Dubbed the Phénix for its regenerative approach to the relationship between architecture and the environment, Lemay’s Montreal office takes a neglected 1950s-era warehouse and transforms it into an experimental laboratory for an expansive transdisciplinary team of architects, designers and creatives to explore innovations in sustainability and design.
The office’s open-plan design promotes collaboration through a myriad of contributive spaces found along a bustling ‘main street’ that connects all three of the structure’s floors: Lined by continuous integrated furniture to appropriate space for informal meetings, relaxation and brainstorming sessions on one side, proverbial ‘storefronts’ line the opposite side with conference rooms, cafés, a library and archives, with the latter acting as a buffer between the thoroughfare’s activity and the concentrated Workshop where employees do most of their work and ideation.
Filled with abundance of natural light and natural ventilation that fuels both employees’ circadian rhythms and comfort alongside green walls and vegetated areas found on every floor, the office seeks to rejuvenate the body with a layout that encourages movement as well as spaces for fitness and healthy eating while the mind finds focus and creativity through original works of art and industrial chic accents.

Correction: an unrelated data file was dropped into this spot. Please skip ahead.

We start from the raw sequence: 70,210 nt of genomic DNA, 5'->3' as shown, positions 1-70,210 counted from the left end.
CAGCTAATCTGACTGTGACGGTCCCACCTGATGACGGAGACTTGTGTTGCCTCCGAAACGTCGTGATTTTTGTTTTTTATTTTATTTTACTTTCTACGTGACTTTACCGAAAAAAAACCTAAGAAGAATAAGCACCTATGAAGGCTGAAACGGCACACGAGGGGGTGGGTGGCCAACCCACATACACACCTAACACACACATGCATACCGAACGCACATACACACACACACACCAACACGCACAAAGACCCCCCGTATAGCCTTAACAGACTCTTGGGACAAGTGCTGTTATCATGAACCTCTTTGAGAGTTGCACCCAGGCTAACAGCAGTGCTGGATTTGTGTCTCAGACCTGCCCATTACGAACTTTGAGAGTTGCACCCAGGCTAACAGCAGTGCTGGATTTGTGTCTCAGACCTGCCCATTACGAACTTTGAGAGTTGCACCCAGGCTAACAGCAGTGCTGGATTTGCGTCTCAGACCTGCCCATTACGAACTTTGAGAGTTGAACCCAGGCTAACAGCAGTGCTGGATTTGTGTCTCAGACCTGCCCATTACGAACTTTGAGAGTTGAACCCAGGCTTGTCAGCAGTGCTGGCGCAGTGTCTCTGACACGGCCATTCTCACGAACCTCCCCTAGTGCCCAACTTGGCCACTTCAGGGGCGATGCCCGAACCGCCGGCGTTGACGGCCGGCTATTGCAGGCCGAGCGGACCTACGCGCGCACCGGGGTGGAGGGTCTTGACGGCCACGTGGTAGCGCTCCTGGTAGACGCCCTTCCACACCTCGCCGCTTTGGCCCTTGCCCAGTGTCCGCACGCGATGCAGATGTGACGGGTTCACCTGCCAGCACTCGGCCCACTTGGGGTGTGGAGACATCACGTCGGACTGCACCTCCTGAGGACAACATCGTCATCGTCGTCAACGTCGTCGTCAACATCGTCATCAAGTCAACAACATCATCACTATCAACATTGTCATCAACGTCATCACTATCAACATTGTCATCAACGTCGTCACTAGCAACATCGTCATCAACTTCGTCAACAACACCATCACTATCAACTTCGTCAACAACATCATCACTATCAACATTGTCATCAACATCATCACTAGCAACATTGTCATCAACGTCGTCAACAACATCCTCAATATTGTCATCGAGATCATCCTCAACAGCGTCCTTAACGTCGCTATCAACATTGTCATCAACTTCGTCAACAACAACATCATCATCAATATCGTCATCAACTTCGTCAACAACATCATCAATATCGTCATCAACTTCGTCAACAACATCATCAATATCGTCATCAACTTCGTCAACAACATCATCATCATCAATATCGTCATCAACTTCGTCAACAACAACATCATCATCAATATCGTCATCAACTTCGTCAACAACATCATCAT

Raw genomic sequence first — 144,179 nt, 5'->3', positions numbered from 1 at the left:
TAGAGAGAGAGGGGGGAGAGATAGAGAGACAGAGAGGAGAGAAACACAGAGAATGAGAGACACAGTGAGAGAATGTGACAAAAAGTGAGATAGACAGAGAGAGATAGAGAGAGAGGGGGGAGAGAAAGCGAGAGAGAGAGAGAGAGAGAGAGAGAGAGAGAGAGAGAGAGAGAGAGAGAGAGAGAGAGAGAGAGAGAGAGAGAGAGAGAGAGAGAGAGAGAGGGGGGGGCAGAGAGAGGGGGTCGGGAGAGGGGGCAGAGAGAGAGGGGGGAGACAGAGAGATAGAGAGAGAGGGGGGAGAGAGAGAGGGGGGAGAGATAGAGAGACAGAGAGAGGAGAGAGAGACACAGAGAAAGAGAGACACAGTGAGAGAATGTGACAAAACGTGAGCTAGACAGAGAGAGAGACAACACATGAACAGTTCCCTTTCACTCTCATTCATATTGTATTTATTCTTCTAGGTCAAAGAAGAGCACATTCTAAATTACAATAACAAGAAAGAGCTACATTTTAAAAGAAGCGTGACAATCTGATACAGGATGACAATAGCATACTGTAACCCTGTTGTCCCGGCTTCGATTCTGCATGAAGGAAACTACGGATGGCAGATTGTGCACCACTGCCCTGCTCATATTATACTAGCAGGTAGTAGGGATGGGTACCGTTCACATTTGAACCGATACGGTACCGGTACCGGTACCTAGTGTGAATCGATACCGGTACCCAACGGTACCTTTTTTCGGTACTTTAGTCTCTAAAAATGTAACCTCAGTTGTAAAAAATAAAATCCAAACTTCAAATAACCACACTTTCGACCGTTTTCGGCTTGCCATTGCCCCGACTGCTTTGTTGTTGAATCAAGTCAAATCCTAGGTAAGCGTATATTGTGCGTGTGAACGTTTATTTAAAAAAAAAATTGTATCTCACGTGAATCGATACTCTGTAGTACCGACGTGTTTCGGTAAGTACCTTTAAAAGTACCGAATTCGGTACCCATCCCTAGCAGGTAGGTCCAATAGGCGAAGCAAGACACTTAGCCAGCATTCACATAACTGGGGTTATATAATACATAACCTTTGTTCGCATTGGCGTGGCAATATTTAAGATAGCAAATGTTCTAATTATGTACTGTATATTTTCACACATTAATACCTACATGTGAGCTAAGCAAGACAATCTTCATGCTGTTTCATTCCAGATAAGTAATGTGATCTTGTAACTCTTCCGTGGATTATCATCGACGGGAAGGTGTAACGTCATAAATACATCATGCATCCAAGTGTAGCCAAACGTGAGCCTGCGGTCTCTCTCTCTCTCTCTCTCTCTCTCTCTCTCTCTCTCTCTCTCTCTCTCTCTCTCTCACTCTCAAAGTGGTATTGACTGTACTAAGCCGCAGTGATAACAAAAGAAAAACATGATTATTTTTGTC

An embodiment of the firm’s commitment to its Net Positive™ framework for sustainable strategies in built environments, the Phénix’s efforts in active and passive energy efficiency, carbon footprint reduction, adaptive reuse, and design focused on the health and well-being of its users makes it one of the most ambitiously sustainable and human-centred buildings in North America. These efforts have earned project several recognitions, among which include a rare three-star Fitwel rating, a Zero Carbon Building Performance Standard, a LEED-Platinum certification, a registration to the Living Building Challenge, and a Petal Certification from the International Living Future Institute.